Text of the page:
John of Eltham was the same age as some of Eleanor Despenser's own children, and her third daughter Eleanor Despenser the younger (b. c. late 1310s or early 1320s) was raised with Edward II and Isabella's daughters Eleanor of Woodstock (b. 1318) and Joan of the Tower (b. 1321). Her eldest son Hugh 'Huchon' Despenser, born in 1308 or 1309, spent time with Edward of Windsor, the heir to the throne, in July 1324 - when the king sent them both letters in Shoreham - and likely on other occasions as well. [3] Eleanor and Hugh the Younger's children were companions of the royal children, their first cousins once removed, when they were all growing up. This seems perfectly normal and natural to me; the Despenser children were great-grandchildren of Edward I and grandchildren of the earls of Gloucester and Winchester, so were perfectly suited to be the royal children's companions. And again, why do people think that Queen Isabella, of all people, was so utterly helpless and passive that she couldn't demand a say in how her own children were raised, and where, and by whom, and which noble offspring were raised with them? Why is there an assumption that her children were taken from her against her will and given into the care of people she disliked? Where's the evidence? The long list of charges against Hugh Despenser the Younger at his trial in November 1326 gives a good indication as to what Isabella blamed him for, and persuading the king to remove her children from her was not mentioned.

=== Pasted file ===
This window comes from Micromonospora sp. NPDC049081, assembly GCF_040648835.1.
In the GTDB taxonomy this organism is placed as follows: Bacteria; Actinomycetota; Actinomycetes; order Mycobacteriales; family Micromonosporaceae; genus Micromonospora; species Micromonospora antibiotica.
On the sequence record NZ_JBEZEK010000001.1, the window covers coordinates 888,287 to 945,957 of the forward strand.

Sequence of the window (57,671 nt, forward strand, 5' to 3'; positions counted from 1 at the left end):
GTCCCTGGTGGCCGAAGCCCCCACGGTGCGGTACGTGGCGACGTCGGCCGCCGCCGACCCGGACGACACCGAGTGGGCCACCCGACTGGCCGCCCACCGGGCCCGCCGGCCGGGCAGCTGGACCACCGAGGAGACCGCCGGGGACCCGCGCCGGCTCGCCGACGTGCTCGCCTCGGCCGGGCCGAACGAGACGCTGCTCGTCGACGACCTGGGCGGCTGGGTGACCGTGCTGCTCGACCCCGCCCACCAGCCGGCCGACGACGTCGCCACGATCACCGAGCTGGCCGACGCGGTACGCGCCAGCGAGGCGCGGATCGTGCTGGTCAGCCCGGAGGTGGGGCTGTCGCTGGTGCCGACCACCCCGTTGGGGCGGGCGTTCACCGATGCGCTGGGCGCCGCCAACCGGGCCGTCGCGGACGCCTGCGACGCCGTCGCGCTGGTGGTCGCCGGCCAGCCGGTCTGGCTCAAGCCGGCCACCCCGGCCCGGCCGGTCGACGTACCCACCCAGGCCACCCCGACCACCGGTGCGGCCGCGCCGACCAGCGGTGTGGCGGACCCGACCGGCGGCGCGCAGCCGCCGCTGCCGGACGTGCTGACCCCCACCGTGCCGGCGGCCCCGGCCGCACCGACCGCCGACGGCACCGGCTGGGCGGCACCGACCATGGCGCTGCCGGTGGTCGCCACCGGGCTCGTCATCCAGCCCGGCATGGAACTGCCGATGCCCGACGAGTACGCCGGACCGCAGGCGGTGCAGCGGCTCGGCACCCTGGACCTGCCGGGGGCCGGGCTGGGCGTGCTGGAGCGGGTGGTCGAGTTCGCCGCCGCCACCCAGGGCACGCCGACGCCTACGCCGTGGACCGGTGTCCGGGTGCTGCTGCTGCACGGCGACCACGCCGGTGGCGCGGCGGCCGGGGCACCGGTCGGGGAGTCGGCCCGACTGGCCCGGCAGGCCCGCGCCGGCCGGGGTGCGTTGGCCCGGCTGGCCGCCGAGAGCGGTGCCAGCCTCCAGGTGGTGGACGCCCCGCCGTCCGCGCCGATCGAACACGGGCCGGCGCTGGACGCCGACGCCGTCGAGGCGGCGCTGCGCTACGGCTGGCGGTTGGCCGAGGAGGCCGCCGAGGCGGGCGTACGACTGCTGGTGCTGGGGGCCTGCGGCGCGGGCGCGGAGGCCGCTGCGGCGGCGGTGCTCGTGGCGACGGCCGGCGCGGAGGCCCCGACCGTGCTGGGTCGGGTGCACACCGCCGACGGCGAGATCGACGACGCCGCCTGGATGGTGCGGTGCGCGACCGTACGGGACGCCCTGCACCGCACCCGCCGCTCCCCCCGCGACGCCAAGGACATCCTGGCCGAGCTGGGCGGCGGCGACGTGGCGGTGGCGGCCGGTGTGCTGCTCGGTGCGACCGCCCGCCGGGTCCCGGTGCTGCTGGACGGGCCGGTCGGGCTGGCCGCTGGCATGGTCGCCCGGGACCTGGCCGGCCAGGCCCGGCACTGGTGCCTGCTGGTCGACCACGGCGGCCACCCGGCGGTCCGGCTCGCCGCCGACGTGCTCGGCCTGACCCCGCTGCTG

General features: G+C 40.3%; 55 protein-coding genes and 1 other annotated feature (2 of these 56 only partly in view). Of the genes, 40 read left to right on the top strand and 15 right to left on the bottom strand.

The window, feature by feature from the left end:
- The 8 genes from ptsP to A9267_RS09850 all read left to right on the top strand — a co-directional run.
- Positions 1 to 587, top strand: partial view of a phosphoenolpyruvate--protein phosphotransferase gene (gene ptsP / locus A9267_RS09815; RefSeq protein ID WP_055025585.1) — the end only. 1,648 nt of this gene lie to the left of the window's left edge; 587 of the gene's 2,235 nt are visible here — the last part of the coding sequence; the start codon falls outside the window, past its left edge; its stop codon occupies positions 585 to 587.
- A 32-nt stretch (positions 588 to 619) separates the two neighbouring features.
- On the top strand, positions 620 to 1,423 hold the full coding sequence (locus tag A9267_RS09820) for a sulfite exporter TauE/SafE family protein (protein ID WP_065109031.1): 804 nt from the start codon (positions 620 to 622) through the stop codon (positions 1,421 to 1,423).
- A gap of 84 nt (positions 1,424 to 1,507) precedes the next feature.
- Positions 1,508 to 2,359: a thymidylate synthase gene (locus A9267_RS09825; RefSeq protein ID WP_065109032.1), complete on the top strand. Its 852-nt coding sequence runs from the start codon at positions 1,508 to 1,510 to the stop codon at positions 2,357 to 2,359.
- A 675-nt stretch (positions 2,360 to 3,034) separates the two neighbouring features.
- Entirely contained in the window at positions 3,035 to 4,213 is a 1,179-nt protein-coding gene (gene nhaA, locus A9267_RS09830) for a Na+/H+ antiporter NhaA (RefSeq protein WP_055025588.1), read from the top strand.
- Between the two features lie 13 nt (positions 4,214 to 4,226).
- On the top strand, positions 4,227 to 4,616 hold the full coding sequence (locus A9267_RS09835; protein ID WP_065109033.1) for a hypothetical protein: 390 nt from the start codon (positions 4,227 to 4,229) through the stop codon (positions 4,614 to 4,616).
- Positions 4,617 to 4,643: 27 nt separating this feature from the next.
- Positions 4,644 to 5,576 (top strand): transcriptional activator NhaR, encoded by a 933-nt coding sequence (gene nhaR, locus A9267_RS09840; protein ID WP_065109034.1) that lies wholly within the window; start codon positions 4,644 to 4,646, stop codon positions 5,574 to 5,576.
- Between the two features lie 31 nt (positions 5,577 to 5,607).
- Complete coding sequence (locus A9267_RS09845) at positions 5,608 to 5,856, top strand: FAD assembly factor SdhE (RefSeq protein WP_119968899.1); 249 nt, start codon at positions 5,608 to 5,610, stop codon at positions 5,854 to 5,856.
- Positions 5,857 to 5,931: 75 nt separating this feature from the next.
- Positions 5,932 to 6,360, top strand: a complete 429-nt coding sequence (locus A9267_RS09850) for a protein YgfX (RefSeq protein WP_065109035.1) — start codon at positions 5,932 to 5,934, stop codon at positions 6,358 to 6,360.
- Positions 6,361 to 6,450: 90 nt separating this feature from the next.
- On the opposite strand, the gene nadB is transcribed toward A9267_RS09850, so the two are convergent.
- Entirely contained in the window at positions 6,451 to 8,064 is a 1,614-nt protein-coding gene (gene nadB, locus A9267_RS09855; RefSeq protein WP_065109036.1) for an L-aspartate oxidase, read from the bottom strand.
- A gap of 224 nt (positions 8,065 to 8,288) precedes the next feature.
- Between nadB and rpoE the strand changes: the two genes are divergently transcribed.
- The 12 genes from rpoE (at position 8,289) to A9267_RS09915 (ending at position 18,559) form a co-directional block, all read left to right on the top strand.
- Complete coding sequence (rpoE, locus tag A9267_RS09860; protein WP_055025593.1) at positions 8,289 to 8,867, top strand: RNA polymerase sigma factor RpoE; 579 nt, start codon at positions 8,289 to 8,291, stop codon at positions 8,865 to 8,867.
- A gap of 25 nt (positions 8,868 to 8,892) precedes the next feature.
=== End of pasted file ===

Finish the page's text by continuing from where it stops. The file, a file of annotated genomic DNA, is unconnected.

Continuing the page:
Writers who claim to like and admire Isabella of France do her a massive disservice in the way they write her as a helpless, feeble, endlessly put-upon victim. Poor Eleanor Despenser has also been really hard done by in fiction and even in non-fiction; she's usually depicted either as a wet, wimpy dishcloth of a person drifting helplessly around the court and totally under her husband's thumb, or as a sinister, malicious and physically unattractive figure doing her utmost to inflict as much cruelty as possible on Isabella. That both the king and queen enjoyed Eleanor's company for many years, which probably reveals that she was an appealing, fun and charming person, never seems to be considered. The idea that Eleanor and Hugh had at least ten children together and continued producing children long after the obligatory 'heir and the spare', right up to the mid-1320s - their last child was born in December 1325, though it's possible that Eleanor was pregnant again when Hugh was executed in November 1326 - which means that they spent a lot of time in each other's company and maintained an active sex life, never seems to be considered. In the 1320s during her husband's period of power, her itinerary, where I can establish it, shows that Eleanor was almost always at court, or at the very least she was just a few miles away and both Edward II and Hugh Despenser sent her frequent letters. If her husband and her uncle were lovers, it's hard to see how she could have been unaware of it.